2026. RB to EBB
As published in The Brownings’ Correspondence, 11, 69–71.
Thursday Mg [Postmark: 11 September 1845]
Here are your beautiful, and I am sure true sonnets! they look true– I remembered the light-hair, I find. And who paints, and dares exhibit, E.B.B’s self? And surely “Alfred’s” pencil has not foregone its best privelege, not left the face unsketched? Italians call such an “effect defective”  [—]“l’andar a Roma senza vedere il Papa.”  He must have begun by seeing his Holiness, I know, and .. he will not trust me with the result, that my sister may copy it for me, because we are strangers, he and I, and I could give him nothing, nothing like the proper price for it—but you would lend it to me, I think, nor need I do more than thank you in my usual effective and very eloquent way—for I have already been allowed to visit you seventeen times, do you know; and this last letter of yours, Fiftieth is the same! So all my pride is gone, pride in that sense—and I mean to take of you forever, and reconcile myself with my lot in this life. Could, and would you give me such a sketch? It has been on my mind to ask you ever since I knew you if nothing in the way of good portrait existed—and this occasion bids me speak out, I dare believe: the more, that you have also quieted,—have you not?—another old obstinate and very likely impertinent questioning of mine—as to the little name which was neither Orinda, nor Sacharissa  (for which thank providence) and is never to appear in books, though you write them. Now I know it and write it—“Ba”—and thank you, and your brother George, and only burned his kind letter because you bade me who know best– So, wish by wish, one gets one’s wishes!—at least I do—for one instance, you will go to Italy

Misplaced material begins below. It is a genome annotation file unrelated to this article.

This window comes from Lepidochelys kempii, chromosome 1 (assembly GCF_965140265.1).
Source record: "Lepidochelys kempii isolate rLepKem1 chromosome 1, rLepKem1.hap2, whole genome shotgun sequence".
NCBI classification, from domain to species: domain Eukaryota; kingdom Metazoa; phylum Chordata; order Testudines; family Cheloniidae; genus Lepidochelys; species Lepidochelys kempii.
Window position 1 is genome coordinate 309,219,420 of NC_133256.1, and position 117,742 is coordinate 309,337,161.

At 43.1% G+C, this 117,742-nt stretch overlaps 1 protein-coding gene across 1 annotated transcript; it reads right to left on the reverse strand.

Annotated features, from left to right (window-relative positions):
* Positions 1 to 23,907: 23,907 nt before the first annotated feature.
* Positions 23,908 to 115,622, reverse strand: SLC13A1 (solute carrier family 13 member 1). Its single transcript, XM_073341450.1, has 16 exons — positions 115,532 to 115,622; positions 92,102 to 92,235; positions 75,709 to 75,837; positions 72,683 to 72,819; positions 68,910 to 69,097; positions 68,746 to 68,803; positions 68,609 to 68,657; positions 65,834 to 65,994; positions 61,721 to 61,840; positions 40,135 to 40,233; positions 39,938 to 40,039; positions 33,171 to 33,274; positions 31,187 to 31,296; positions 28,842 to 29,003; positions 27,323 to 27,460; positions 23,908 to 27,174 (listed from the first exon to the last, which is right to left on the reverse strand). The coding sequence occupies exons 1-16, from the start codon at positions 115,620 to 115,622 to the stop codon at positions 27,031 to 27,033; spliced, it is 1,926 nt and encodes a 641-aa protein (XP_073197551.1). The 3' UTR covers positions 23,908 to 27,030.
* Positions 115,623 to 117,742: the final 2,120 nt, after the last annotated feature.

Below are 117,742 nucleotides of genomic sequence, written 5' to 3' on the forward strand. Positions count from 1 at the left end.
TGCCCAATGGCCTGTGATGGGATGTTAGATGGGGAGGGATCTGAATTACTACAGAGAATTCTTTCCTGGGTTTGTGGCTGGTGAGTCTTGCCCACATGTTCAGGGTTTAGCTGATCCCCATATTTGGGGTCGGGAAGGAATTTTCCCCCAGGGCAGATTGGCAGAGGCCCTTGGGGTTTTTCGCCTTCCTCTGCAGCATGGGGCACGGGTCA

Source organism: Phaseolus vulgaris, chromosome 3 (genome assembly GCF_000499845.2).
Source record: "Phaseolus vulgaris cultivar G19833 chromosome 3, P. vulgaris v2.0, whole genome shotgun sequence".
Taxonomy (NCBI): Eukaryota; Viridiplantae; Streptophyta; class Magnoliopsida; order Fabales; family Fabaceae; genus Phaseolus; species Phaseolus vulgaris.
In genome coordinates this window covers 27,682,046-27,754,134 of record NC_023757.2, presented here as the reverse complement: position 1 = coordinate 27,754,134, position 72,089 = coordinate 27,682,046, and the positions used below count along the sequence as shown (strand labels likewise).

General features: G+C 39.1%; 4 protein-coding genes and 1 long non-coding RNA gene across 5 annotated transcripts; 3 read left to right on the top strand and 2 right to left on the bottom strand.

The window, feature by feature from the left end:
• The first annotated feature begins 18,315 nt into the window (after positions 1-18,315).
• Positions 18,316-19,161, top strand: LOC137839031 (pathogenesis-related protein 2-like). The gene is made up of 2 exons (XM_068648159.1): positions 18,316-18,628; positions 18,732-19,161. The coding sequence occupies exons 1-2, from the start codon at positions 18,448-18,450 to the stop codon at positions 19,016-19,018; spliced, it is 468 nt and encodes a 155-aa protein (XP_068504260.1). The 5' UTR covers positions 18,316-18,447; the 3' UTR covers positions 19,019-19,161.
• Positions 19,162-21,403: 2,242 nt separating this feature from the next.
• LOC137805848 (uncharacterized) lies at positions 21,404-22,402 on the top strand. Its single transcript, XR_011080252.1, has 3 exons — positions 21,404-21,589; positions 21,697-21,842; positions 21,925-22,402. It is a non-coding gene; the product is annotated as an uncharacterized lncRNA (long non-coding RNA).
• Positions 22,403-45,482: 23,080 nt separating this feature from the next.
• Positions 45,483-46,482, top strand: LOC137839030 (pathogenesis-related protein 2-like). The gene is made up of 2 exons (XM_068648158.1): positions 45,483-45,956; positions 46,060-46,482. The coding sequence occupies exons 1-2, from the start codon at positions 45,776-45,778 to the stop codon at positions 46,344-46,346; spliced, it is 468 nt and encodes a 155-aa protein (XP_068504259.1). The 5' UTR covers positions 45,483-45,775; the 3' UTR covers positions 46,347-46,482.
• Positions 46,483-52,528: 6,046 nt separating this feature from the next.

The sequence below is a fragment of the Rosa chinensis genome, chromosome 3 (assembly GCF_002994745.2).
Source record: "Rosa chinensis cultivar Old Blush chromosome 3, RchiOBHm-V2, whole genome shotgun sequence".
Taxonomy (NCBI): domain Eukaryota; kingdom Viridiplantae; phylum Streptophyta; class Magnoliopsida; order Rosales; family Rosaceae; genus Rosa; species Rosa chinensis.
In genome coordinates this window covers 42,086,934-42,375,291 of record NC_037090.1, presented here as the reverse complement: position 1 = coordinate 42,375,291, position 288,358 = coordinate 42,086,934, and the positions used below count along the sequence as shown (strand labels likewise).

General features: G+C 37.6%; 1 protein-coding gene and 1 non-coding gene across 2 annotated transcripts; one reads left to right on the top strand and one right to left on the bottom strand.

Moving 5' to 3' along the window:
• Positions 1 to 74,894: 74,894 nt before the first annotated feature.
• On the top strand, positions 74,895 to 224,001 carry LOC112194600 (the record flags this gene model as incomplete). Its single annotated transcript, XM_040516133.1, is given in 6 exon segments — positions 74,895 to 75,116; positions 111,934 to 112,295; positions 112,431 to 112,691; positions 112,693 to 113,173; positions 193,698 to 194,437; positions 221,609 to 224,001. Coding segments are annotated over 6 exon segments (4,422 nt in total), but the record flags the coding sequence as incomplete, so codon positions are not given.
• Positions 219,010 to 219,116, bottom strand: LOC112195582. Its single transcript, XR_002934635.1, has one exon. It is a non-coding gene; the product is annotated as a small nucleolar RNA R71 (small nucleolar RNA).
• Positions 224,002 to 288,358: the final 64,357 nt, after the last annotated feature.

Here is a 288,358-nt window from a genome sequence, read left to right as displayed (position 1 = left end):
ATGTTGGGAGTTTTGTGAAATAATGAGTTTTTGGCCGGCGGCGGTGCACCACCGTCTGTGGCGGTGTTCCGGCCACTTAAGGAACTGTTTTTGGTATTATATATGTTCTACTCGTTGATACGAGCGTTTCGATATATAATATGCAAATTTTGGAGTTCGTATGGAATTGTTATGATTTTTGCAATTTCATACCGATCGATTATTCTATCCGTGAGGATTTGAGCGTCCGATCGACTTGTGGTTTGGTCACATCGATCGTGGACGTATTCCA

Why, “lean and harken after it”  as Donne says.
Don’t expect Neapolitan Scenery at Pisa, quite in the North, remember. Mrs Shelley found Italy for the first time, real Italy at Sorrento, she says. Oh that book  —does one wake or sleep?  The “Mary dear” with the brown eyes, and Godwin’s daughter and Shelley’s wife, and who surely was something better once upon a time—and to go thro’ Rome & Florence & the rest, after what I suppose to be Lady Londonderry’s fashion:  the intrepidity of the commonplace quite astounds me– And then that way, when she and the like of her are put in a new place, with new flowers, new stones, faces, walls, all new: of looking wisely up at the sun, clouds, evening star, or mountain top and wisely saying “who shall describe that sight!”– Not you, we very well see—but why dont you tell us that at Rome they eat roasted chestnuts, and put the shells into their aprons, the women do, and calmly empty the whole on the heads of the passengers in the street below; and that at Padua when a man drives his waggon up to a house and stops, all the mouse-coloured oxen that pull it from a beam against their foreheads sit down in a heap and rest. But once she travelled the country with Shelley on arm; now she plods it, Rogers in hand  —to such things & uses may we come at last! Her remarks on art, once she lets go of Rio’s skirts,  are amazing– Fra Angelico, for instance, only painted Martyrs, Virgins &c  —she had no eyes for the divine bon-bourgeoisie of his pictures,—the dear common folk of his crowds, those who sit and listen (spectacle at nose and bent into a comfortable heap to hear better) at the sermon of the Saint—and the children, and women,—divinely pure they all are, but fresh from the streets & market place—but she is wrong, every where, that is, not right, not seeing what is to see, speaking what one expects to hear. I quarrel with her, for ever, I think.